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The Port of Wilmington, North Carolina, was the site chosen for the EPA’s launch of its $3 billion Clean Ports Program in late February.

Photo courtesy of North Carolina Ports


A trio of federal program announcements during Q1 2024 unleash funds, people and resources intended to enhance the economic development, health and vitality of under-resourced and overstressed communities and sites.

In early February, the International Economic Development Council, through a $30 million partnership agreement with the U.S. Economic Development Administration (EDA) authorized under the CARES Act, introduced the inaugural cohort of the Economic Recovery Corps (ERC), which will dispatch 65 ERC Fellows to locations across the country for the next two-and-a-half years to “spearhead catalytic projects that advance new ways of doing economic development to build more resilient, inclusive and equitable economies.”

Each Fellow receives a $90,000 annual fellowship stipend for 2.5 years ($225,000 total) and a $10,000 post-fellowship readjustment stipend contingent upon fulfillment of contractual requirements and completion of program.


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The 65 projects are located across 44 states and break down as 62% rural, 23% mixed (urban, suburban, and rural), and 15% urban. Employers studying communities for location opportunities that blend community support with company strategy can learn more about each project here. They include such endeavors as elevating a new innovation district launched one year ago in Portsmouth, Ohio, by the Kricker Innovation Hub at Shawnee State University; scaling small business and microenterprise lending in Puerto Rico; breaking down barriers to economic success in such areas as affordable housing, child care and transit in Wichita, Kansas; and redeveloping brownfield sites in northwestern Indiana’s “Quantum Computing Fiber Corridor.”

A level of contamination well beyond “brownfield” characterizes Superfund sites. In late February, the U.S. Environmental Protection Agency, thanks to funding from the Bipartisan Infrastructure Law, announced “a third and final wave” of more than $1 billion for new cleanup projects at 25 Superfund sites and continuing cleanup at over 85 Superfund sites across the country. In total, the three waves are directing $3.5 billion toward Superfund cleanups. Among the new cleanups listed in the announcement:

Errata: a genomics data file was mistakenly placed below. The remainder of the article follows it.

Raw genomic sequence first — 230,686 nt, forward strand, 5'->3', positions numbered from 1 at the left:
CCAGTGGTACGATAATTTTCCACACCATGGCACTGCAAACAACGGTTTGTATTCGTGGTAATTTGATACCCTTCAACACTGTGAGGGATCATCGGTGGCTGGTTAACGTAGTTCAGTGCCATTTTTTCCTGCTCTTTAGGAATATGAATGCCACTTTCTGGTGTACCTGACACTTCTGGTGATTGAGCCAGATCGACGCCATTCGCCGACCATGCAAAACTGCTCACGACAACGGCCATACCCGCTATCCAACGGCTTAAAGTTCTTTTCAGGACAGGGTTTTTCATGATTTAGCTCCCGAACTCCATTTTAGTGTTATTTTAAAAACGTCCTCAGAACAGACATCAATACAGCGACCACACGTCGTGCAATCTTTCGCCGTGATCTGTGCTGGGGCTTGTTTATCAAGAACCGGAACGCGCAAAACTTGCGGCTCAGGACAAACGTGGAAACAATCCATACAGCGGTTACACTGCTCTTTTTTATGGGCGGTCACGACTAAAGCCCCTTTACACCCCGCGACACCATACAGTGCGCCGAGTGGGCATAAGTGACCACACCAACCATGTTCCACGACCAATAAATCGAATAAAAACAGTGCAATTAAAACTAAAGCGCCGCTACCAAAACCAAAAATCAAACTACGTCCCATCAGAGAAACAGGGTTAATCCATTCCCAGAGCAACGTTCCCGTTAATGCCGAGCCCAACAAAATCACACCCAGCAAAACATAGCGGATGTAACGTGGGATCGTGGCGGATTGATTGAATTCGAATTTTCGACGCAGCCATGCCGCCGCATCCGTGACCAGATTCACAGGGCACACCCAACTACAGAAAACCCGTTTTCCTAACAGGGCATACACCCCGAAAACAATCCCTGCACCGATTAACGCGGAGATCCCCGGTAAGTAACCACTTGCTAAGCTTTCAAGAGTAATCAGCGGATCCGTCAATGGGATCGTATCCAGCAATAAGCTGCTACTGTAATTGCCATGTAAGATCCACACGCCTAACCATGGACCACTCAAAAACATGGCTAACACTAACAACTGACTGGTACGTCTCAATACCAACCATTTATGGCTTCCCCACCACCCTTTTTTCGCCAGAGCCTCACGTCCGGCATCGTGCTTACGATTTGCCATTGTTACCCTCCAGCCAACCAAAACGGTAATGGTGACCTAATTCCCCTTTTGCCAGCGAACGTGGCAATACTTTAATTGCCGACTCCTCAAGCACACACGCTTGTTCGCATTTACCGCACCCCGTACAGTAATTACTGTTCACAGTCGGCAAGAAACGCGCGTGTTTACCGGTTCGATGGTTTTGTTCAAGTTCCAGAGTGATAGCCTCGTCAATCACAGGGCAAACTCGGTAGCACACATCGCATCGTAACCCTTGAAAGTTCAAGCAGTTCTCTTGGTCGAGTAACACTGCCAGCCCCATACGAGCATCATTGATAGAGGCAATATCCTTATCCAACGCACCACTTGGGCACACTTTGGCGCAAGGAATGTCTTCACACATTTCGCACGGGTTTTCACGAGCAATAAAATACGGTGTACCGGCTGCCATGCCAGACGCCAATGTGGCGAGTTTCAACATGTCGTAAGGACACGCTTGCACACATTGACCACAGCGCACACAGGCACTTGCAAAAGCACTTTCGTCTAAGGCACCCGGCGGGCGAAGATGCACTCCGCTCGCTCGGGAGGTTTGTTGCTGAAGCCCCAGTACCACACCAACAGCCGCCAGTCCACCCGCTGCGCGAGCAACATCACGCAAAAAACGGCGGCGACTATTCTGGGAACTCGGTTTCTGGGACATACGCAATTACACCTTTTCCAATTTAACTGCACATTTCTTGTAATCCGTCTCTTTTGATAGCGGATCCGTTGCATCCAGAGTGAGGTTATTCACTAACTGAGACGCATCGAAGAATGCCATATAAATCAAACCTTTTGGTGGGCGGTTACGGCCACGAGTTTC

“At the East HelenaSuperfund site in East Helena, Montana, funds will advance critical cleanup of soil and groundwater contamination caused by more than a century of smelting lead, zinc, and other metals at the former ASARCO facility.”

“At the US Finishing/Cone Mills Superfund site in Greenville, South Carolina, funds will support the completion of cleanup work at the site by treating contaminated groundwater, paving the way for the site’s return to productive use as mixed-use development (commercial and residential) through a unique public-private partnership with the state of South Carolina and landowners.”

At the Standard Chlorine of Delaware Inc. Superfund site in New Castle, Delaware, funds will go toward excavation and treatment of wetland soils and sediment contaminated through historical industrial activities and spills outside of the former chemical manufacturing plant.

Visit this web page for a full list of cleanup activities already moving forward at Superfund sites. This page highlights the 25 new cleanup projects backed by the new tranche of funding.

Last but certainly not least comes a $3 billion investment announced in Wilmington, North Carolina, one day after the Superfund news to launch the EPA’s Clean Ports Program to fund zero-emission port equipment and infrastructure. Advancing initiatives that many ports already had begun years ago, the program features a $2.8 billion Zero-Emission Technology Deployment Competition that will directly fund zero-emission port equipment and infrastructure to reduce mobile source emissions at U.S. ports. The approximately $150 million Climate and Air Quality Planning Competition will fund activities at U.S. ports including emissions inventories, strategy analysis, community engagement and resiliency measure identification.

“Communities living near America’s ports have borne the brunt of some of the worst air pollution coming from shipping, trucking, and maritime industries,” said Senior Advisor to the President for International Climate Policy John Podesta.

The EPA said the new program builds on the success of its Ports Initiative and the Diesel Emissions Reduction Act programs, “which have invested over $196 million to implement 207 diesel emissions reduction projects at ports with an additional $88 million to multi-sector projects that involve ports.”


 

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